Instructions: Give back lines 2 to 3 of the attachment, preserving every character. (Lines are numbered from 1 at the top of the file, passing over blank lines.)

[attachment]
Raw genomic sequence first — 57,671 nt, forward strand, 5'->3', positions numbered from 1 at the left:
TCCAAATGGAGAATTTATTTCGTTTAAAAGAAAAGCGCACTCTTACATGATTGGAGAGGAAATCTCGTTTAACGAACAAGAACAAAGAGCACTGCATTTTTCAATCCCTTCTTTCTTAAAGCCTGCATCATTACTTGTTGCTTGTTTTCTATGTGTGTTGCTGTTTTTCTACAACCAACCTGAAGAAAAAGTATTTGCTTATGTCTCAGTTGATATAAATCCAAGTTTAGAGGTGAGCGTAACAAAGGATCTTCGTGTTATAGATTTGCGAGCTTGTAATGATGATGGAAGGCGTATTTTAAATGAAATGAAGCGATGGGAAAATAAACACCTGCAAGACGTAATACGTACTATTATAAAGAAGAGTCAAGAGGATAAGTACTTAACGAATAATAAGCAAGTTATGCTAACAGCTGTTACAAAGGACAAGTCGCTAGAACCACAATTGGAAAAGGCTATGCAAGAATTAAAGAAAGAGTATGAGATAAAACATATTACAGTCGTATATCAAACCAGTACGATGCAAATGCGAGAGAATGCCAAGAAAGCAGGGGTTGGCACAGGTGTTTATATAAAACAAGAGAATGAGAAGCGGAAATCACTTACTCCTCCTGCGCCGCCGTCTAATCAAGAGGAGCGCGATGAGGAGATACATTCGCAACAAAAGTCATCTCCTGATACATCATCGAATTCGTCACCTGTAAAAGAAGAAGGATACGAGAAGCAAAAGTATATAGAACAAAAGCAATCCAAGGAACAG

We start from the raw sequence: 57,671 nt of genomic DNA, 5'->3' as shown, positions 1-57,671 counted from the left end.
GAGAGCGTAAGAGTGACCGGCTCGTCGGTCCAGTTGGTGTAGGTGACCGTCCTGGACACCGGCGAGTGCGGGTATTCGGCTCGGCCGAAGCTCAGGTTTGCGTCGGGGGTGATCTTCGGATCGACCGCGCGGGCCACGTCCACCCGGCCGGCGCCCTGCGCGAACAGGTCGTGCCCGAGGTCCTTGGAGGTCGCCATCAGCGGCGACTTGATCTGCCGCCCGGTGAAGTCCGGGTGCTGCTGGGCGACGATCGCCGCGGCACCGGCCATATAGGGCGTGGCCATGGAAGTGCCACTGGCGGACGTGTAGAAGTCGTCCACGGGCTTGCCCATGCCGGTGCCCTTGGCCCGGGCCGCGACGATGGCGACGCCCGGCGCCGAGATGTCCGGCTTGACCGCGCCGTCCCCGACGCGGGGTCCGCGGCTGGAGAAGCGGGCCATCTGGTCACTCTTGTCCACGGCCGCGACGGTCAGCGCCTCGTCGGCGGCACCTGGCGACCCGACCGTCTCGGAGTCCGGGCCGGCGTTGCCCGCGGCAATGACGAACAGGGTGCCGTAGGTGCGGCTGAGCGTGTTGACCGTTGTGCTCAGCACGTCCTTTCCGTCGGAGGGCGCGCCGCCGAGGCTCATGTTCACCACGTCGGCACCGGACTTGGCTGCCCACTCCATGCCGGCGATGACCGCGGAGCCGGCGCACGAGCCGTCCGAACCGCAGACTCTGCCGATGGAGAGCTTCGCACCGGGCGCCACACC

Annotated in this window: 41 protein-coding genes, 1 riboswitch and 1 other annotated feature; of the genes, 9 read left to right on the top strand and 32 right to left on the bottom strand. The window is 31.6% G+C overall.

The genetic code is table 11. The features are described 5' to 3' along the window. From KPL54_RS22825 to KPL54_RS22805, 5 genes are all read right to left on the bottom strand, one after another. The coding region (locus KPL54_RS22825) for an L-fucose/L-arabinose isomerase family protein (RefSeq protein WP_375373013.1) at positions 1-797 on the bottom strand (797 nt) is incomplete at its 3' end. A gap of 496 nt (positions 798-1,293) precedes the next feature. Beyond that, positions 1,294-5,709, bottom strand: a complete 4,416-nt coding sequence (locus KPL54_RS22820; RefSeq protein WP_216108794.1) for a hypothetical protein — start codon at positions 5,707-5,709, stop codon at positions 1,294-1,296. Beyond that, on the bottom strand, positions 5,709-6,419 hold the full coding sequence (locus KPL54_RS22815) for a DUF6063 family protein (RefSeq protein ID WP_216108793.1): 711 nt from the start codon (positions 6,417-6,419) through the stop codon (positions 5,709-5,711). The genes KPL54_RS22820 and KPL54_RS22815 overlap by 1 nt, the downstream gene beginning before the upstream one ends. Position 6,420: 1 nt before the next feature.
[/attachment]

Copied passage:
TCCAAATGGAGAATTTATTTCGTTTAAAAGAAAAGCGCACTCTTACATGATTGGAGAGGAAATCTCGTTTAACGAACAAGAACAAAGAGCACTGCATTTTTCAATCCCTTCTTTCTTAAAGCCTGCATCATTACTTGTTGCTTGTTTTCTATGTGTGTTGCTGTTTTTCTACAACCAACCTGAAGAAAAAGTATTTGCTTATGTCTCAGTTGATATAAATCCAAGTTTAGAGGTGAGCGTAACAAAGGATCTTCGTGTTATAGATTTGCGAGCTTGTAATGATGATGGAAGGCGTATTTTAAATGAAATGAAGCGATGGGAAAATAAACACCTGCAAGACGTAATACGTACTATTATAAAGAAGAGTCAAGAGGATAAGTACTTAACGAATAATAAGCAAGTTATGCTAACAGCTGTTACAAAGGACAAGTCGCTAGAACCACAATTGGAAAAGGCTATGCAAGAATTAAAGAAAGAGTATGAGATAAAACATATTACAGTCGTATATCAAACCAGTACGATGCAAATGCGAGAGAATGCCAAGAAAGCAGGGGTTGGCACAGGTGTTTATATAAAACAAGAGAATGAGAAGCGGAAATCACTTACTCCTCCTGCGCCGCCGTCTAATCAAGAGGAGCGCGATGAGGAGATACATTCGCAACAAAAGTCATCTCCTGATACATCATCGAATTCGTCACCTGTAAAAGAAGAAGGATACGAGAAGCAAAAGTATATAGAACAAAAGCAATCCAAGGAACAG

We start from the raw sequence: 57,671 nt of genomic DNA, 5'->3' as shown, positions 1-57,671 counted from the left end.